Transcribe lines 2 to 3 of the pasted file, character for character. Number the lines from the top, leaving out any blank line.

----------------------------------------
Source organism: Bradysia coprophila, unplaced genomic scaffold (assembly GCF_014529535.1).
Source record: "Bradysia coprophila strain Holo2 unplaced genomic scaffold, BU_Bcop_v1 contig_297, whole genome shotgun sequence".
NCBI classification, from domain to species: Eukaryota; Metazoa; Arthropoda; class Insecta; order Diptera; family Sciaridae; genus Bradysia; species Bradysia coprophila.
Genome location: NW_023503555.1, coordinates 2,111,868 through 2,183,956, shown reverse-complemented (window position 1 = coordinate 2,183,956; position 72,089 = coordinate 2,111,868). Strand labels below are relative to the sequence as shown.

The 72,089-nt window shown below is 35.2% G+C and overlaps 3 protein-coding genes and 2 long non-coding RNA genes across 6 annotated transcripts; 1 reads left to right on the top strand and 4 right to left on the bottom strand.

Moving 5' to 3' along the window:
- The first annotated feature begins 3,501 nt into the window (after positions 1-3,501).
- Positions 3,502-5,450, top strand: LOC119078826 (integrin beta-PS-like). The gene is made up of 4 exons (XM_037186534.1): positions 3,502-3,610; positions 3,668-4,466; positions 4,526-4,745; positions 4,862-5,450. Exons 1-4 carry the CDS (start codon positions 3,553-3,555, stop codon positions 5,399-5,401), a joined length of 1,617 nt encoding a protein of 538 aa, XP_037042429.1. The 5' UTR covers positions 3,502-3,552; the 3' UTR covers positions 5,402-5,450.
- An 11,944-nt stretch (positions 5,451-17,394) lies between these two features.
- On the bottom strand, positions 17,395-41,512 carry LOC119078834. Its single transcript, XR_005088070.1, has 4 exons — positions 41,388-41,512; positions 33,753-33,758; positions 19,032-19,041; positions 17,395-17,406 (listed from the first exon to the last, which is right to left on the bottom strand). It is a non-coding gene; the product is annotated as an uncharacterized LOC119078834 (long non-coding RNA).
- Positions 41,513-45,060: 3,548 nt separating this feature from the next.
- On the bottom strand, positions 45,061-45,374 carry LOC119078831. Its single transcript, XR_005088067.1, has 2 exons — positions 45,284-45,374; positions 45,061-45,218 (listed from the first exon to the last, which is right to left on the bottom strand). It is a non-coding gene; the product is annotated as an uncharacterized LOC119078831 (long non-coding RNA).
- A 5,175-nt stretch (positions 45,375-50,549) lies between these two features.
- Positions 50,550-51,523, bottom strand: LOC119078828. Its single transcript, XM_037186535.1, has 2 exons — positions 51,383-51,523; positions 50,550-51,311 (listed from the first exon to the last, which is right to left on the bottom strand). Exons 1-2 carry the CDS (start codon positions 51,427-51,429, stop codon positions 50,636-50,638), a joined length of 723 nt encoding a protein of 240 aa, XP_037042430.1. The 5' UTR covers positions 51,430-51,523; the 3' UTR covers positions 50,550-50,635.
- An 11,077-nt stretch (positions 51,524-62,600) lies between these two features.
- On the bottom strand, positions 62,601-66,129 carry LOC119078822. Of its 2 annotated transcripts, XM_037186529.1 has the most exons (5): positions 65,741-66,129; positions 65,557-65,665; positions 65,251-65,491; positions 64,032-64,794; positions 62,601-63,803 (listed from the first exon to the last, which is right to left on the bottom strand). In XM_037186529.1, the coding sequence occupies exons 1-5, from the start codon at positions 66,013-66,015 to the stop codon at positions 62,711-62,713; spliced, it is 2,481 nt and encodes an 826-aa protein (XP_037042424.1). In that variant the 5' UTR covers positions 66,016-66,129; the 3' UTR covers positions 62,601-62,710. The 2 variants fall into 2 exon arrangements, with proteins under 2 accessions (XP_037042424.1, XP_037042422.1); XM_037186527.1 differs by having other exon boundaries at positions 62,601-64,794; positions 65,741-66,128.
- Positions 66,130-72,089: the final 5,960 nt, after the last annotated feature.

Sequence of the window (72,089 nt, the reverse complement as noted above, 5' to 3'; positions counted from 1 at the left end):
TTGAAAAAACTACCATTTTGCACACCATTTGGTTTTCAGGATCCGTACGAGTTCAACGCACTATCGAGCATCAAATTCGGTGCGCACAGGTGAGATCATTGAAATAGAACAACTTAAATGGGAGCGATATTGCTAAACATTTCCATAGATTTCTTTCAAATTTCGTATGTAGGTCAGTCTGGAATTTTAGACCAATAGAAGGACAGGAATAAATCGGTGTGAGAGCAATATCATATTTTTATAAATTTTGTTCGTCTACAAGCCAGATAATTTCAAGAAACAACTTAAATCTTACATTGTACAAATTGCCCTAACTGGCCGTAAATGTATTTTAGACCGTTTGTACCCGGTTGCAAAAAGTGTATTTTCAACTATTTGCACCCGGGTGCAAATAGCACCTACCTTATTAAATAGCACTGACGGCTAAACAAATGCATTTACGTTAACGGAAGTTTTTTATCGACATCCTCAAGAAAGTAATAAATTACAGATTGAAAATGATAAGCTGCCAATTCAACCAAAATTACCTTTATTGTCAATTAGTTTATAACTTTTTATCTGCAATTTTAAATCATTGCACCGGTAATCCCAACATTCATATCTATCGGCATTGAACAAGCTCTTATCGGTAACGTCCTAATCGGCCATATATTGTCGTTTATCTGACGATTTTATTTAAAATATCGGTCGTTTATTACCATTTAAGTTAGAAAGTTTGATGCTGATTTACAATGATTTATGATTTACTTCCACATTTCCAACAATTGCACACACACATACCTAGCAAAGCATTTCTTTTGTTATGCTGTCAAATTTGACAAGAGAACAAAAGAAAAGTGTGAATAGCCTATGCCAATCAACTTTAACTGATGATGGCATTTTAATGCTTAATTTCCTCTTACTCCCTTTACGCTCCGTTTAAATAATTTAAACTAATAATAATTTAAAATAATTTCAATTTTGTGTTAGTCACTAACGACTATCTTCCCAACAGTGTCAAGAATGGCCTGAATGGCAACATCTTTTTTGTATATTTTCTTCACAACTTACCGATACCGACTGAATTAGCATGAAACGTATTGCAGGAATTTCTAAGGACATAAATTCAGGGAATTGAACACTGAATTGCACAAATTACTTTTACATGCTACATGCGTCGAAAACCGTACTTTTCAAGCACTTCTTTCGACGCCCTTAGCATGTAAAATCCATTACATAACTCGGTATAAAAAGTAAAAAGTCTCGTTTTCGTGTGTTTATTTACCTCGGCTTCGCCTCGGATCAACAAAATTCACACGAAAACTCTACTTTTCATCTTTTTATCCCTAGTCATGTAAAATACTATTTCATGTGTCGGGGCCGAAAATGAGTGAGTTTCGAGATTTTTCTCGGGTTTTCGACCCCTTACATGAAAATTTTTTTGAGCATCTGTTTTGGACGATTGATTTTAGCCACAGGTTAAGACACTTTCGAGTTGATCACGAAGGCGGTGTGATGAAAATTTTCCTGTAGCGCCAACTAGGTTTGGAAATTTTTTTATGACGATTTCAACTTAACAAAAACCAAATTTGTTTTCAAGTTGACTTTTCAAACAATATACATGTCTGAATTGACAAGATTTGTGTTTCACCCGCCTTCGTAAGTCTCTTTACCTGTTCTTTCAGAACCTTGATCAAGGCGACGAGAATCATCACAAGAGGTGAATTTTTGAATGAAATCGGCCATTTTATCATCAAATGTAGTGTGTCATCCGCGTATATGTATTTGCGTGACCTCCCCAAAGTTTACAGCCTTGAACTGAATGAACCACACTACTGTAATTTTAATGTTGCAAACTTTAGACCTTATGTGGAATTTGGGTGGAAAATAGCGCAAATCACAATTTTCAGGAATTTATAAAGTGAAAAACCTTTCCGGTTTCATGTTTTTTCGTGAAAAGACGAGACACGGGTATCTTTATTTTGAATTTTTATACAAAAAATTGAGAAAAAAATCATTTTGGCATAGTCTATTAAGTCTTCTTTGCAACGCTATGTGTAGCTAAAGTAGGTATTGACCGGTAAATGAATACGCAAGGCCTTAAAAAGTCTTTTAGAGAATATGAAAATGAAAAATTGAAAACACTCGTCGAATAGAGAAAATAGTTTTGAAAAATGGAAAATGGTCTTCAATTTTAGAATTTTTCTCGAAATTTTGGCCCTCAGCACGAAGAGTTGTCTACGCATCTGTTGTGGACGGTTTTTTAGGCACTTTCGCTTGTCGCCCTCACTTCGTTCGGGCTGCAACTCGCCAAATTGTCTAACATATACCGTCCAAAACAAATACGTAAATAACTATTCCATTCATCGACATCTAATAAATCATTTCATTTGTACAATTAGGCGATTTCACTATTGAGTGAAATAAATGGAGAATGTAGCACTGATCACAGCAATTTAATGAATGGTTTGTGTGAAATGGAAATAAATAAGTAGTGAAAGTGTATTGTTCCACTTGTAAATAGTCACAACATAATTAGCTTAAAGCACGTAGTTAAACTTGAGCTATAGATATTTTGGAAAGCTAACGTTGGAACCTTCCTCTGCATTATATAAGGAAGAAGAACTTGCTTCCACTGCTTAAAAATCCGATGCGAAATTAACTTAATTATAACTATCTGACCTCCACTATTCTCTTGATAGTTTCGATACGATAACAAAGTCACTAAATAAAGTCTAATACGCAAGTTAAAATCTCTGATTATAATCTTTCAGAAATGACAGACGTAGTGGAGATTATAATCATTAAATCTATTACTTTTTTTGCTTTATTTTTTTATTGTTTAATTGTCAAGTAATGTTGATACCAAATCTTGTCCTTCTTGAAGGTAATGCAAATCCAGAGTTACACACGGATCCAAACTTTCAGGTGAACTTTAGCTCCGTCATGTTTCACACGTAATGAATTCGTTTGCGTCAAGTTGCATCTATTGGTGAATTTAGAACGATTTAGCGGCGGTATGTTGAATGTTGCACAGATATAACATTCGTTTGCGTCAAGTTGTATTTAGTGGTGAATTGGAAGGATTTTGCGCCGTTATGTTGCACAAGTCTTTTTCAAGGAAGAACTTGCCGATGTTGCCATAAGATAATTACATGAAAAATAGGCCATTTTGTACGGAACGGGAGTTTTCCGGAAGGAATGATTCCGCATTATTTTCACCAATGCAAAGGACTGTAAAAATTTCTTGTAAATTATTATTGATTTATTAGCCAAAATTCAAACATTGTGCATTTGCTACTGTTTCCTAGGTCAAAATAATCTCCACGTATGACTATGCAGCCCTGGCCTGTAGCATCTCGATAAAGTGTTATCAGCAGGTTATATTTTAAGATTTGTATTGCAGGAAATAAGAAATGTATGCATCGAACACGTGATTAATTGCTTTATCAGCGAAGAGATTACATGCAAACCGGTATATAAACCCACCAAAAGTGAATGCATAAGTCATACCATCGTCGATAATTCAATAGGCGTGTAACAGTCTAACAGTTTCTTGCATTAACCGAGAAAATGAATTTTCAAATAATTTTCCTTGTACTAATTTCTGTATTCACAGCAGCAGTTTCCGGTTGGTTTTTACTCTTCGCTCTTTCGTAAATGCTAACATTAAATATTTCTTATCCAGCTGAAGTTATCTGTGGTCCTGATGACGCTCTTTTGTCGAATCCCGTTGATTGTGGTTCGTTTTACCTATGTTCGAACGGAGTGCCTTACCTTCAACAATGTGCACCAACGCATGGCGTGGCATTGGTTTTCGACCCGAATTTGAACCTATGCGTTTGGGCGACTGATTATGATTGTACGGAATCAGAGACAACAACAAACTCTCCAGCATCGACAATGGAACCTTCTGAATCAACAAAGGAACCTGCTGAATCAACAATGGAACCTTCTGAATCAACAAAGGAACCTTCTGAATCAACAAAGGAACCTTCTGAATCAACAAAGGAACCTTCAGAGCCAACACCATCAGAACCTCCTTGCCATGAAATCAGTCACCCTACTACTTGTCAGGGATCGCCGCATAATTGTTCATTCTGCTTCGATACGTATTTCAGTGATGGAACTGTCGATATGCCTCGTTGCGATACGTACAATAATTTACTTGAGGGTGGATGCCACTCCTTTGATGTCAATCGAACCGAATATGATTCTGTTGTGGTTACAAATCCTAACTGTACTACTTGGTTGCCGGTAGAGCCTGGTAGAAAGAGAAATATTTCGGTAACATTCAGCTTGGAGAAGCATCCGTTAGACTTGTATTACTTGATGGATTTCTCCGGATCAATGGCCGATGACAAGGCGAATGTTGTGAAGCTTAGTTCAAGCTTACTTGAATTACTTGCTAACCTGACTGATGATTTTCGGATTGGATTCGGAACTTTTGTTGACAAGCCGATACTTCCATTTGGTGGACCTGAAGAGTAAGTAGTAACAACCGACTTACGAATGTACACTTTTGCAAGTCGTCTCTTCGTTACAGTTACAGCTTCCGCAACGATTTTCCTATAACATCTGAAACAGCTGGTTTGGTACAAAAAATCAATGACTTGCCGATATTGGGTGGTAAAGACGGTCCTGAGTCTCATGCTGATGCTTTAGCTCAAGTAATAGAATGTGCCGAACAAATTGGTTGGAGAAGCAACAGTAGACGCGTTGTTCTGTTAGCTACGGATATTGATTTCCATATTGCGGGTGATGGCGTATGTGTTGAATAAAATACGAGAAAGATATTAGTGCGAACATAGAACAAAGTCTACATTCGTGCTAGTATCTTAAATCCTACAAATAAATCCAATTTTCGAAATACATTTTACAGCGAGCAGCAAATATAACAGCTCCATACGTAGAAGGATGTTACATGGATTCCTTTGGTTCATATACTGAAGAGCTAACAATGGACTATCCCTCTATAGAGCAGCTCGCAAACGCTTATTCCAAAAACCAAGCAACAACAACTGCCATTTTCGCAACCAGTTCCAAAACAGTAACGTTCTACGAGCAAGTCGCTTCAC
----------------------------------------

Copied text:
Source record: "Bradysia coprophila strain Holo2 unplaced genomic scaffold, BU_Bcop_v1 contig_297, whole genome shotgun sequence".
NCBI classification, from domain to species: Eukaryota; Metazoa; Arthropoda; class Insecta; order Diptera; family Sciaridae; genus Bradysia; species Bradysia coprophila.